TABLE TALK SERIES
That’s Common Sense!
by Rick Pimentel
There are so many issues that people discuss with one another that have philosophical significance. Whether it is at the dinner table or at a restaurant or at a café or in the living room or on the phone, we all discuss issues that pertain to fundamental aspects of life that are directly or indirectly addressed by philosophy. These conversations touch upon, sometimes unintentionally, ideas that significantly impact our lives. For this reason, Philosophy New is launching a new feature area called the “Table Talk Series.” This series will examine “everyday ideas” and consider how philosophy can inform those discussion making philosophy more practical to our lives.
How many of us have participated in a conversation in which someone has stated in response to something that sounds profound, “That’s common sense!” A statement used as often and as convincingly as this seems to be important. Many of us use it and believe it. Defining common sense can be difficult because there exists a simple, popular meaning and a more complex, philosophical meaning. According to Dr. Jonathan Dolhenty, the late co- founder of the Center for Applied Philosophy, common sense is the “the conglomeration of generally held opinions and beliefs, more or less well founded, more or less mixed up with error and prejudice, which make up the voice of the community — what everybody knows.” Many would read this and say, “That’s common sense!” Despite the fact that some would not use all these words, it is safe to assume that many would agree with this popular and simple definition. However, does it fully describe common sense? This is where philosophy steps in. The same Dr. Dolhenty offered a philosophical definition for common sense when he stated the following:
Common sense refers to the spontaneous activity of the intellect, the way in which it operates of its own native vigor before it has been given any special training. It implies man’s native capacity to know the most fundamental aspects of reality, in particular, the existence of things (including our own existence), the first principles of being (identity, noncontradiction, and excluded middle), and secondary principles which flow immediately from the self-evident principles (causality, sufficient reason, etc.).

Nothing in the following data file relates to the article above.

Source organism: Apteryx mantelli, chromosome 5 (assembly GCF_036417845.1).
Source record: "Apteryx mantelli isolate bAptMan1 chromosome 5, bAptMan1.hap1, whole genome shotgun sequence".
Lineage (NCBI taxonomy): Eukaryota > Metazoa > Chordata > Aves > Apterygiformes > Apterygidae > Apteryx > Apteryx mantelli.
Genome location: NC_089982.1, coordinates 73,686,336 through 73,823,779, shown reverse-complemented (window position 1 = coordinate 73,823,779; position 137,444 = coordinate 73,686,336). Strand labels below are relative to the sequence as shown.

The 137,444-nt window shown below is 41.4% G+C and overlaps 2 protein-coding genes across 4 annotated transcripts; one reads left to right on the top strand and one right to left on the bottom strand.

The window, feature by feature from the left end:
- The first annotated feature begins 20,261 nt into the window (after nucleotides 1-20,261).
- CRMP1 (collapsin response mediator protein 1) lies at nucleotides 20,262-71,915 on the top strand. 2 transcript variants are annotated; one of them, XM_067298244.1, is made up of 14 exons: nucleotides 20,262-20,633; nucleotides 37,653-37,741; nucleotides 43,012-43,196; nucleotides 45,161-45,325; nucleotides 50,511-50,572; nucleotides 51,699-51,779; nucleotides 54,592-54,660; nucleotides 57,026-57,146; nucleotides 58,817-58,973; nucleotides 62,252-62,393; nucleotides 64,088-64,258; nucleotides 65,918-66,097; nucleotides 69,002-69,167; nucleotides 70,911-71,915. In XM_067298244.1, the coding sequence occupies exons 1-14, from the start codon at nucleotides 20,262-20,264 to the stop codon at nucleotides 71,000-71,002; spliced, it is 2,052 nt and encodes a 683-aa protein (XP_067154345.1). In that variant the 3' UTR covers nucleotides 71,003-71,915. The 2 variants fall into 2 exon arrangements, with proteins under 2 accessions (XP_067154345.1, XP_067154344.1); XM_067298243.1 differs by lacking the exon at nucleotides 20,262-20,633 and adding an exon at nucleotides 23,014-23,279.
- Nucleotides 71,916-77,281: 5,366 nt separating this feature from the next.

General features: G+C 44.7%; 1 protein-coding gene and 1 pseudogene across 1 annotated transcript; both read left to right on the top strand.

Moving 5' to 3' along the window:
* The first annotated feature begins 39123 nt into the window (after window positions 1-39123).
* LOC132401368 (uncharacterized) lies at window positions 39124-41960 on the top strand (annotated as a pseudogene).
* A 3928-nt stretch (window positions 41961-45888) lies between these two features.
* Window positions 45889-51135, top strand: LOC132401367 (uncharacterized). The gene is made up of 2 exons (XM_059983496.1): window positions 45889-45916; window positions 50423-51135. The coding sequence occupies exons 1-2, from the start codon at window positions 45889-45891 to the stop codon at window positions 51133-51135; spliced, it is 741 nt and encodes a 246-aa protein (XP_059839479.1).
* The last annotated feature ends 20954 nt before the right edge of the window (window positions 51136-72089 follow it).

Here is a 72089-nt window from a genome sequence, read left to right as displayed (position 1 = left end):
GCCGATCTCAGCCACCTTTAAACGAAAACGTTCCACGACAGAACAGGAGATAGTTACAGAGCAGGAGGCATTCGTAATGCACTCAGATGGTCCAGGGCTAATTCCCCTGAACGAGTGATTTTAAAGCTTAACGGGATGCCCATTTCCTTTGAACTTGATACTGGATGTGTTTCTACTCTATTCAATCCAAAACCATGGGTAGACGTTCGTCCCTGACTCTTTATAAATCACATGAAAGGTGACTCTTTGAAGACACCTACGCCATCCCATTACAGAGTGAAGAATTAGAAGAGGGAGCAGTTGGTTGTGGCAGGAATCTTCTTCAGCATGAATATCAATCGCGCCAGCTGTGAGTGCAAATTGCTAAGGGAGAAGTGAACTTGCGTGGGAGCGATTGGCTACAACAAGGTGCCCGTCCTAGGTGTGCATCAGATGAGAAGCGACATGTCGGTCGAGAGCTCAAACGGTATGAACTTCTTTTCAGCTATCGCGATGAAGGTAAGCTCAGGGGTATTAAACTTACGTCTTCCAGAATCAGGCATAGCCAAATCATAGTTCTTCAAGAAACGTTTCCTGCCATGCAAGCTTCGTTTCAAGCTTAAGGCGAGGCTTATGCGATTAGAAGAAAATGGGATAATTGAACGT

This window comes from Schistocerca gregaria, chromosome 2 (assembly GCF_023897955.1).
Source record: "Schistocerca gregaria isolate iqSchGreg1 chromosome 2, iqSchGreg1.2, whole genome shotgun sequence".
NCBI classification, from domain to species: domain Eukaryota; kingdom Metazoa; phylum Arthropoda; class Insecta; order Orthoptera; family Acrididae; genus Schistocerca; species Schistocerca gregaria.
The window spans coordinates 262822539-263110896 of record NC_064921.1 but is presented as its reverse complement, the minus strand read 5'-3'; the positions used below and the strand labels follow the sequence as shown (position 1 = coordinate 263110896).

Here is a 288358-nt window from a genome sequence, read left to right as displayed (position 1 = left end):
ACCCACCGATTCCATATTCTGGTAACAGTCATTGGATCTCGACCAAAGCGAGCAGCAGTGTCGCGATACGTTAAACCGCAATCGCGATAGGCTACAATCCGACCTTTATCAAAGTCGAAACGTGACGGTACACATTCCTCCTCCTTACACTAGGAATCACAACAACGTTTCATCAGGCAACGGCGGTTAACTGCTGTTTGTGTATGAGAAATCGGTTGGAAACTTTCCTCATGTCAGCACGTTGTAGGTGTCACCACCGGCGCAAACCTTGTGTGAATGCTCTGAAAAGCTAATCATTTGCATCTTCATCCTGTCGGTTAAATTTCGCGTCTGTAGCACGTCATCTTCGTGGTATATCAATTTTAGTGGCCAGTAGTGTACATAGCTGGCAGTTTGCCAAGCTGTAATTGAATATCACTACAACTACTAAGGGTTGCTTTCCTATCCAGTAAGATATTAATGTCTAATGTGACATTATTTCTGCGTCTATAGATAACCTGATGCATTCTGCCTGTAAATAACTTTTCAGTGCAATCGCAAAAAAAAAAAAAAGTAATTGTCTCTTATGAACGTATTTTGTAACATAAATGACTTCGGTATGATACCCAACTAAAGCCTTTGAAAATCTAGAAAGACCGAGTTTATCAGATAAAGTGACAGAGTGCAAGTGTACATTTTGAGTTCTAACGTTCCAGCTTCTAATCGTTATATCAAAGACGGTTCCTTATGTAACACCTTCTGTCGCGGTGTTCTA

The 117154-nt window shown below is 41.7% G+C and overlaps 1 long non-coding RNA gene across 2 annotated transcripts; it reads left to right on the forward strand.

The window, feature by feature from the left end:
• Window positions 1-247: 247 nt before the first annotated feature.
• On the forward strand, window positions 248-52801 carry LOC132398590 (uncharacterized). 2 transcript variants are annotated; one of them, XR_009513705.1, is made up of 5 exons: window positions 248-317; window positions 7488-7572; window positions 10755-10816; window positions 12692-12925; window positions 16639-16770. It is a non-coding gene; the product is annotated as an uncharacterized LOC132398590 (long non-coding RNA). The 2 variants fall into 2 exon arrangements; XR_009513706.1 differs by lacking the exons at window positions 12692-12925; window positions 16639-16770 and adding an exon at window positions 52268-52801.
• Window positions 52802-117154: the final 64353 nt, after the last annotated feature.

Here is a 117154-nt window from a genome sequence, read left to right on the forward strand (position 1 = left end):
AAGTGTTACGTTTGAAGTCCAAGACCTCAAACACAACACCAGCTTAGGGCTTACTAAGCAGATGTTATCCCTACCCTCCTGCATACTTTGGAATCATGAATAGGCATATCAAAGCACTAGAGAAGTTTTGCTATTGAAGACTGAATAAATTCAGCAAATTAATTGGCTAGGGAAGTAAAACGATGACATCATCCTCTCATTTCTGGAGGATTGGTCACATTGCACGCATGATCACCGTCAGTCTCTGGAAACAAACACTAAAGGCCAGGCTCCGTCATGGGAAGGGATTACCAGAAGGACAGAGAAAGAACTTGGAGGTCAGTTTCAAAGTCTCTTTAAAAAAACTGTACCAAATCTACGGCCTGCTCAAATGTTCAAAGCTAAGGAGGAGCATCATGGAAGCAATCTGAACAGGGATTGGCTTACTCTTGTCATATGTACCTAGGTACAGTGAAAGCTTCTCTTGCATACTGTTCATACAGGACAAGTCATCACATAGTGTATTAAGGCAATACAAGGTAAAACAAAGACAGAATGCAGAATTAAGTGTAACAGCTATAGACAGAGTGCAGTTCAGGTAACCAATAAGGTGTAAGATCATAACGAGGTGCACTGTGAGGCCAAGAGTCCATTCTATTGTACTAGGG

This definition is certainly more complicated but does this definition, in conjunction with the popular definition, tell us anything about common sense? Thankfully, it does. First of all, the word “common” is important. It implies that all people have the capacity to have this sense. Second, the point that common sense is “more or less well founded” is significant because people possess common sense independent of any specialized knowledge or training (though not prior to experience; common sense is decidedly a posteriori). This is arguably the reason why common sense is appealed to by many people; it is not specialized. Lastly, common sense does not apply to specialized knowledge. Put differently, common sense is used to evaluate common scenarios. (That should be common sense.) If it can be possessed independent of any specialized knowledge or training, then it is obvious that common sense does not apply to specialized knowledge. So, if you hear one rocket scientist telling another rocket scientist at the water cooler, “The ambient temperature of the combustion chamber is inversely proportional to the fluid mass of the rocket propellant” and the second rocket scientist laughs and says, “That’s common sense!”, then you can step in and say, “I am sorry but that is not common sense.” (Keep in mind that I do not know if rocket scientists would ever have this conversation or if rocket propellant has fluid mass; it was “fueled” by my imagination). It is not common sense because the knowledge that these two scientists possess is specialized.
Dr. Dolhenty’s philosophical definition for common sense emphasizes the fundamental aspects of reality (e.g. the existence of things, laws of logic and being, and principles of causality and sufficient reason). Although the popular definition is good, it does not exhaustively describe common sense. The popular definition indicates that there exist pieces of knowledge that are obvious (i.e. common sense). But, the philosophical definition points out the exact components of common sense. When asked about common sense, the average person will not define common sense as knowledge of the fundamental aspects of reality as demonstrated by the laws of logic and being. This is not to say that the average person is stupid. It is probably because they may not know how to describe common sense in these words. For instance, if a philosopher describes the law of non-contradiction to the average person by stating, “No statement can be both true and not true in the same sense”, the average person will reply, “That’s common sense.” This person may not know how to put it into words, but they can certainly recognize when something is common sense. Why? Because common sense is knowledge that we all possess of the fundamental laws of logic and being. These are self-evident principles that need no proof. Mortimer Adler famously stated, “They are self-evident because the opposite is unthinkable.” It is here, where common sense finds its home. Although the philosophical aspect of common sense can seem complicated, it is really simple when you take time to examine it. Hopefully you can see that philosophy and table talk go hand in hand.